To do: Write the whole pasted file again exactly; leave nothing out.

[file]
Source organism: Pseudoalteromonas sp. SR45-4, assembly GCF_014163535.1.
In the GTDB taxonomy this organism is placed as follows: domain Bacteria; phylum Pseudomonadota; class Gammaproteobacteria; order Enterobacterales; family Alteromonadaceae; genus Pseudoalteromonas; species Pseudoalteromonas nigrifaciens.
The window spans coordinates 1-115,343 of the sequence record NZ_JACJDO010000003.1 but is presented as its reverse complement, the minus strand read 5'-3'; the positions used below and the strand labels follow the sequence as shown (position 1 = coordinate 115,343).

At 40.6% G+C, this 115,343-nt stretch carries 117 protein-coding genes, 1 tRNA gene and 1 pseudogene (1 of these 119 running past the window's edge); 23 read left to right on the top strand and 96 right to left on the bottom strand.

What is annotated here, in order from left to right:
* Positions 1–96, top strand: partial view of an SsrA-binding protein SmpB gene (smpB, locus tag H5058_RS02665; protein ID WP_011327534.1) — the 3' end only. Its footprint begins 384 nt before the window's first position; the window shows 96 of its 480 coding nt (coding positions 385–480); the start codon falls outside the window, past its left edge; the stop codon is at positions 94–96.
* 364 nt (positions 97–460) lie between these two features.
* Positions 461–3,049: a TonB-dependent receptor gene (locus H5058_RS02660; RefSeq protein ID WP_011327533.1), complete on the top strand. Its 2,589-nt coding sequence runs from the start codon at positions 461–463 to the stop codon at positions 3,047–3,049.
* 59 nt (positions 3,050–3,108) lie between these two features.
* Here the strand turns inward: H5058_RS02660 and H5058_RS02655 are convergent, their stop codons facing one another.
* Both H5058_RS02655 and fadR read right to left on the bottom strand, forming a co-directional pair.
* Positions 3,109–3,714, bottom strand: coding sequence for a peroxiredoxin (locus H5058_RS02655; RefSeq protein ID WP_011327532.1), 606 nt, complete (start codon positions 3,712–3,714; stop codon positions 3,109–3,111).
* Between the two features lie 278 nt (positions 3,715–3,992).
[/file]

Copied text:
Source organism: Pseudoalteromonas sp. SR45-4, assembly GCF_014163535.1.
In the GTDB taxonomy this organism is placed as follows: domain Bacteria; phylum Pseudomonadota; class Gammaproteobacteria; order Enterobacterales; family Alteromonadaceae; genus Pseudoalteromonas; species Pseudoalteromonas nigrifaciens.
The window spans coordinates 1-115,343 of the sequence record NZ_JACJDO010000003.1 but is presented as its reverse complement, the minus strand read 5'-3'; the positions used below and the strand labels follow the sequence as shown (position 1 = coordinate 115,343).

At 40.6% G+C, this 115,343-nt stretch carries 117 protein-coding genes, 1 tRNA gene and 1 pseudogene (1 of these 119 running past the window's edge); 23 read left to right on the top strand and 96 right to left on the bottom strand.

What is annotated here, in order from left to right:
* Positions 1–96, top strand: partial view of an SsrA-binding protein SmpB gene (smpB, locus tag H5058_RS02665; protein ID WP_011327534.1) — the 3' end only. Its footprint begins 384 nt before the window's first position; the window shows 96 of its 480 coding nt (coding positions 385–480); the start codon falls outside the window, past its left edge; the stop codon is at positions 94–96.
* 364 nt (positions 97–460) lie between these two features.
* Positions 461–3,049: a TonB-dependent receptor gene (locus H5058_RS02660; RefSeq protein ID WP_011327533.1), complete on the top strand. Its 2,589-nt coding sequence runs from the start codon at positions 461–463 to the stop codon at positions 3,047–3,049.
* 59 nt (positions 3,050–3,108) lie between these two features.
* Here the strand turns inward: H5058_RS02660 and H5058_RS02655 are convergent, their stop codons facing one another.
* Both H5058_RS02655 and fadR read right to left on the bottom strand, forming a co-directional pair.
* Positions 3,109–3,714, bottom strand: coding sequence for a peroxiredoxin (locus H5058_RS02655; RefSeq protein ID WP_011327532.1), 606 nt, complete (start codon positions 3,712–3,714; stop codon positions 3,109–3,111).
* Between the two features lie 278 nt (positions 3,715–3,992).